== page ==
The winner of this year’s Order of the White Rose scholarship has connections to the Lakeland region.
Brielle Thorsen is a member of Saddle Lake Cree Nation who grew up in Cochrane, Alberta and is now studying for her Master’s of Mechanical Engineering at Queen’s University in Ontario.
The Order of the White Rose is a $30,000 scholarship awarded each year to a female engineering student, in tribute to the 14 women who were killed in the massacre at École Polytechnique Montréal on Dec. 6, 1989. Selection is based on academics, technical achievements, and non-technical achievements.
Thorsen said she’s incredibly grateful to have received the scholarship because it provides a level of financial stability she didn’t expect and didn’t have before.
“It’s really nice to know that when I go to bed at night, that I don’t have to be worrying about all these other things,” said Thorsen.
Thorsen was the first ever Canadian to be elected to the American Indian Science and Engineering Society, something which she says continues to be one of the things she is most proud of to date.
“It was a really amazing two years of being able to–at the time–travel around Turtle Island and gather with other indigenous people in STEM. It was just a society I was really proud to be a part of,” said Thorsen.
She said she’s proud of the work done while she was there, but also the efforts to branch the society in to Canada and expand the network of indigenous people who are interested in, studying, or working in STEM fields.
“We just had our third national conference here in Canada. I went to the first one in Calgary, back in 2017 and it was a great conference, but there wasn’t that many of us there. And then flash forward to our gathering at the University of Saskatchewan this past spring, there’s over 100 of us there. So it was really great to just see how much we’ve grown our collective group here in Canada and the connections that we’re making,” said Thorsen.
Energy Sovereignty for Remote Communities
Academically, Thorsen is currently focusing her studies on energy systems in remote indigenous communities which are not connected to the North American electrical grid.
“Many times that there’s no road access, other than in the winter months to these communities. So a lot of these communities are using diesel generators to produce all or almost if not all, of their electricity.
“This diesel is being either trucked in on ice roads or flown in, during the other months of the year. So it’s very carbon intensive, just to get the diesel to the communities. And then we’re not necessarily using the most energy efficient systems and sustainable systems,” said Thorsen.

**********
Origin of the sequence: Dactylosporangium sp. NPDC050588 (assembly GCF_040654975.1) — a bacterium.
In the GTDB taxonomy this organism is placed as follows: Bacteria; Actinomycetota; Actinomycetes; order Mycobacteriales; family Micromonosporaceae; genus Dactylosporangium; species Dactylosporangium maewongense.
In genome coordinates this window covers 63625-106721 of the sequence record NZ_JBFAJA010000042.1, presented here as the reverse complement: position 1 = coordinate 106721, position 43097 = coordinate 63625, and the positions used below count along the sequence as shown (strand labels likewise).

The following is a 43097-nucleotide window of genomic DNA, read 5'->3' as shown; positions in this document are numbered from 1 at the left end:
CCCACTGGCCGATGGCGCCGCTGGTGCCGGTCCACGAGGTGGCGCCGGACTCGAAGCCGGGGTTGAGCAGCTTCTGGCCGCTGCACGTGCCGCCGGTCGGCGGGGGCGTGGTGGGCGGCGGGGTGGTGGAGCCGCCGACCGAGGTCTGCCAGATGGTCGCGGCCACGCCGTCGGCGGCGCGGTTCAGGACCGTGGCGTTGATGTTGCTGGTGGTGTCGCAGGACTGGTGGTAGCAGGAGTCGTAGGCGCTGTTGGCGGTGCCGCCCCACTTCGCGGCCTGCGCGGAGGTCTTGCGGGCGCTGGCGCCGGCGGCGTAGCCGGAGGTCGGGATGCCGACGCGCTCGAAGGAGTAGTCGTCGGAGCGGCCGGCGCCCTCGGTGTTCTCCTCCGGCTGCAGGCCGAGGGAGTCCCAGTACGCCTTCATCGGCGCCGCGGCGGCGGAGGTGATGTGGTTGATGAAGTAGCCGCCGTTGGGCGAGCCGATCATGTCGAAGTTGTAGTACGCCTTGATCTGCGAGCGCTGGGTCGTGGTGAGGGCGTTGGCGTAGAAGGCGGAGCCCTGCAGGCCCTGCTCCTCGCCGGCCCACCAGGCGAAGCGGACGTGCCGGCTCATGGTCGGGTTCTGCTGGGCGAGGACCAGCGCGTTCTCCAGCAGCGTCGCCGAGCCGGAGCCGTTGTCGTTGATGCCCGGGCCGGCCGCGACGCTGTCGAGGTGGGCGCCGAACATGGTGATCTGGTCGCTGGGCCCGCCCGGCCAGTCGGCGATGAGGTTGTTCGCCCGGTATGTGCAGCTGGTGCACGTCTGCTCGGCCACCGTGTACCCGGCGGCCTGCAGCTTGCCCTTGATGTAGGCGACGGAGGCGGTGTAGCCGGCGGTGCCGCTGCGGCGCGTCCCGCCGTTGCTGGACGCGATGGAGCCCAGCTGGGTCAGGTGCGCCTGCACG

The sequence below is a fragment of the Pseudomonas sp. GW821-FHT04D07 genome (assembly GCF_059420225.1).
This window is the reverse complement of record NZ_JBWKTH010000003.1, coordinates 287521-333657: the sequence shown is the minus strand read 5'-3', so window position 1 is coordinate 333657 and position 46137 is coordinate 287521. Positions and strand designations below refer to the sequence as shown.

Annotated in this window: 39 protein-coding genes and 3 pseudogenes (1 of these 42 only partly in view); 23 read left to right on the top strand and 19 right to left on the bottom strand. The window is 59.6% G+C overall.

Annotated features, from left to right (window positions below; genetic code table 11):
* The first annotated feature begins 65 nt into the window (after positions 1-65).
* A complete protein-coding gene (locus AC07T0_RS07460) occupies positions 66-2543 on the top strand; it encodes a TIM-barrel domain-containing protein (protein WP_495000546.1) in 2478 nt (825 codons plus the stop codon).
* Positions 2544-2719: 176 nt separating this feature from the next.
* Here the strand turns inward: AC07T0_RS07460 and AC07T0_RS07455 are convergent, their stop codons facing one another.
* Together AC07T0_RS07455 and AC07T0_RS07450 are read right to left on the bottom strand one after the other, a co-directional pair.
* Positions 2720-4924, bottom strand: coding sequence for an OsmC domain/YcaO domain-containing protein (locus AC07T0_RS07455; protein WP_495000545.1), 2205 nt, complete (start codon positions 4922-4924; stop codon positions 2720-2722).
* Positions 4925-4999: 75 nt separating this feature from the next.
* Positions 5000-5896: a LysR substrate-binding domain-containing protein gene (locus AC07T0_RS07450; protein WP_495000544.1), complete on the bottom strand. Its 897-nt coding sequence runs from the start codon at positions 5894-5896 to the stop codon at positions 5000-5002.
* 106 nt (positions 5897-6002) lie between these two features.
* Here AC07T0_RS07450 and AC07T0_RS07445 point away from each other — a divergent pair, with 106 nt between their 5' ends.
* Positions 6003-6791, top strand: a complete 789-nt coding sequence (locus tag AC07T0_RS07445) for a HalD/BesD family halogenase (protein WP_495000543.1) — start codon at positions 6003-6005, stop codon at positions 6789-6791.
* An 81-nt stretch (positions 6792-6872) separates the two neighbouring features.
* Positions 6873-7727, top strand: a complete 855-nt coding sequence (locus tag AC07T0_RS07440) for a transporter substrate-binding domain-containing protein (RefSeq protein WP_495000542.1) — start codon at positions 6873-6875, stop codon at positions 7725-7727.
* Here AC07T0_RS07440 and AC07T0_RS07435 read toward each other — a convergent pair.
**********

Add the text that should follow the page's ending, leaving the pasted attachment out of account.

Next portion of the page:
She said she’s looking at what kind of solutions can work for these remote communities, including capturing the waste heat from the generators and renewable energy sources.
“What I’m interested in is how can we move towards energy sovereignty, where indigenous communities are owning and operating and maintaining their own energy systems,” said Thorsen.
She said the solution is likely a combination of improved technologies, integrating renewable energy sources, and improving the energy efficiency of buildings, especially homes which are the main users of electricity in these communities.
“My dream is to be able to do this work across Turtle Island and just work with communities one on one. A lot of times community energy plans have been completed…So now that we have a picture of what our energy systems are in communities and how we’re using it, how do we go forward? And how can we ensure that we have sustainable energy for generations to come? So that’s something that I’m really hoping to continue to work on, as I enter into my early career,” said Thorsen.
Racism and Reconciliation
Thorsen became a voice for reconciliation in her community at Queen’s after someone targeted the indigenous and LGBTQ+ residence and stole the Métis and pride flags which were displayed, and replaced them with a letter filled with hate speech.
She said she was at a national gathering for the American Indian Science and Engineering Society when it happened.
“So it was just such a juxtaposition of where I was in this positive space with indigenous people doing great work, and feeling like we were making progress. And then what was happening at home with someone trying to say to our people, and our brothers and sisters, that this isn’t a place that’s safe for you. And that’s when I realized I really needed to start standing up at Queens.
“I’m white presenting, so I’m not faced with a lot of the racism that my brothers and sisters are exposed to. And I realized that I need to use my position of privilege to talk about this and to demand changes upon our student body, because it’s not acceptable that this occurred,” said Thorsen.
She said the experience showed her that there’s a gap between what policies say and what the lived experience is of students, and that it highlights holes in the system like the need for cultural sensitivity training and a proper understanding of Canadian history which includes the indigenous experience and the legacy of colonialism.
Despite the obstacles, Thorsen has faced, she said she absolutely still encourages indigenous women to get in to STEM.
“We need to have conversations about these realities. It is a beautiful field, and there’s beautiful people working in it. And so many amazing indigenous people work here. So I welcome you with open arms, and I really hope that you would consider to come into STEM, because it’s a great place to be,” said Thorsen.